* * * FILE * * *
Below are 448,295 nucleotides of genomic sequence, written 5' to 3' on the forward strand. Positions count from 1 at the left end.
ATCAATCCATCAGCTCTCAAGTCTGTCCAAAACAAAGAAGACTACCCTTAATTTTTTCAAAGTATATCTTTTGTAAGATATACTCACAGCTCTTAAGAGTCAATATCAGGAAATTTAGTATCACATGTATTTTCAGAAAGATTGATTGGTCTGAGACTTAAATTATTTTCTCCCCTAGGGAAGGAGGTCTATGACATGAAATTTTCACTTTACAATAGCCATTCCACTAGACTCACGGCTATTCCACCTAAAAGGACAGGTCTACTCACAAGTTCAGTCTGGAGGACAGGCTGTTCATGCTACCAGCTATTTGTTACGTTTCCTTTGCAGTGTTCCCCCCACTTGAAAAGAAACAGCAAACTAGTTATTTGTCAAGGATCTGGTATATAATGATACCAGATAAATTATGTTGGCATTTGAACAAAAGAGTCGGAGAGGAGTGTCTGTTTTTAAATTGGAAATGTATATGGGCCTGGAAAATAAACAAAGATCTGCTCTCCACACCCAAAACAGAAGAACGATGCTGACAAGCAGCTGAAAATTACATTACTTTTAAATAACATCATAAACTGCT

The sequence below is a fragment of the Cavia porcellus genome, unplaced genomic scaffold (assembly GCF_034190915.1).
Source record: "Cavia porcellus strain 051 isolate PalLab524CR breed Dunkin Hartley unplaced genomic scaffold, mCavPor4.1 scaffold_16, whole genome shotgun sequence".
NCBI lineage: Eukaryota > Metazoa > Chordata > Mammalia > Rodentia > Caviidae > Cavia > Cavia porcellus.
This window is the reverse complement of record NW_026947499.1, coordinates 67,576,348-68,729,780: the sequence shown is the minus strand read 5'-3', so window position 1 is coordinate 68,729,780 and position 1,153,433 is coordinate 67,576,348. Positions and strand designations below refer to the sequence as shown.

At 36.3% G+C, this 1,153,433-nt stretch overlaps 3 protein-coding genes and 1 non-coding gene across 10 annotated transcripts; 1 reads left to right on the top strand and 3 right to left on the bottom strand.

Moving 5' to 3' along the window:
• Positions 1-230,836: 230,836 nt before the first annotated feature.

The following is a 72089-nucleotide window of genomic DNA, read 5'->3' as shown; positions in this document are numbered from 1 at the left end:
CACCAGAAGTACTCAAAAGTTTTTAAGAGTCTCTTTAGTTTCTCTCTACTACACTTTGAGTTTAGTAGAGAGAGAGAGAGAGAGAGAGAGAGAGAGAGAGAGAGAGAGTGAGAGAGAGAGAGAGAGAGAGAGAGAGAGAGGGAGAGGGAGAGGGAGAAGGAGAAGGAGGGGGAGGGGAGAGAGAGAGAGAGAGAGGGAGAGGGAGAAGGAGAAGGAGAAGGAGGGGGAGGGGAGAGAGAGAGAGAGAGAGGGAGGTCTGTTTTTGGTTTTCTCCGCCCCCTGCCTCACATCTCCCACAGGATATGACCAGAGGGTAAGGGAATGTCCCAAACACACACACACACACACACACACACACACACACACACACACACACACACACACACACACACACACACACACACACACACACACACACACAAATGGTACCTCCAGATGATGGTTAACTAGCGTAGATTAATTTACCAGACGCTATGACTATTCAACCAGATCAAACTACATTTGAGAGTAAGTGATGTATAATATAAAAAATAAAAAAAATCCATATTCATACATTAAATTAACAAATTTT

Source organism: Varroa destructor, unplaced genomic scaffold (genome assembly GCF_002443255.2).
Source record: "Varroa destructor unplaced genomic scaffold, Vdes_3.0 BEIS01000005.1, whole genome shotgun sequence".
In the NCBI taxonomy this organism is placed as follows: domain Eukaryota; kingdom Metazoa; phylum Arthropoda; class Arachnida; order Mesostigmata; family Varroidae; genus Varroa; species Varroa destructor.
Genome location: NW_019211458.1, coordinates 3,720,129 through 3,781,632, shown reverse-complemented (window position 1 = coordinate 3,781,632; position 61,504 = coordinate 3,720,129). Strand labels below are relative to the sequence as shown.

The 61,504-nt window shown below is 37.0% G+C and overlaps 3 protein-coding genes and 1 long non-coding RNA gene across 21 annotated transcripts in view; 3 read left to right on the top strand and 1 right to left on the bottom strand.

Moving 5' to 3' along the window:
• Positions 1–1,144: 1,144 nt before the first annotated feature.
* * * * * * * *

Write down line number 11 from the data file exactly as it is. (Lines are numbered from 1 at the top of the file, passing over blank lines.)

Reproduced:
CACCAGAAGTACTCAAAAGTTTTTAAGAGTCTCTTTAGTTTCTCTCTACTACACTTTGAGTTTAGTAGAGAGAGAGAGAGAGAGAGAGAGAGAGAGAGAGAGAGAGAGTGAGAGAGAGAGAGAGAGAGAGAGAGAGAGAGGGAGAGGGAGAGGGAGAAGGAGAAGGAGGGGGAGGGGAGAGAGAGAGAGAGAGAGGGAGAGGGAGAAGGAGAAGGAGAAGGAGGGGGAGGGGAGAGAGAGAGAGAGAGAGGGAGGTCTGTTTTTGGTTTTCTCCGCCCCCTGCCTCACATCTCCCACAGGATATGACCAGAGGGTAAGGGAATGTCCCAAACACACACACACACACACACACACACACACACACACACACACACACACACACACACACACACACACACACACACACACACACACACACACAAATGGTACCTCCAGATGATGGTTAACTAGCGTAGATTAATTTACCAGACGCTATGACTATTCAACCAGATCAAACTACATTTGAGAGTAAGTGATGTATAATATAAAAAATAAAAAAAATCCATATTCATACATTAAATTAACAAATTTT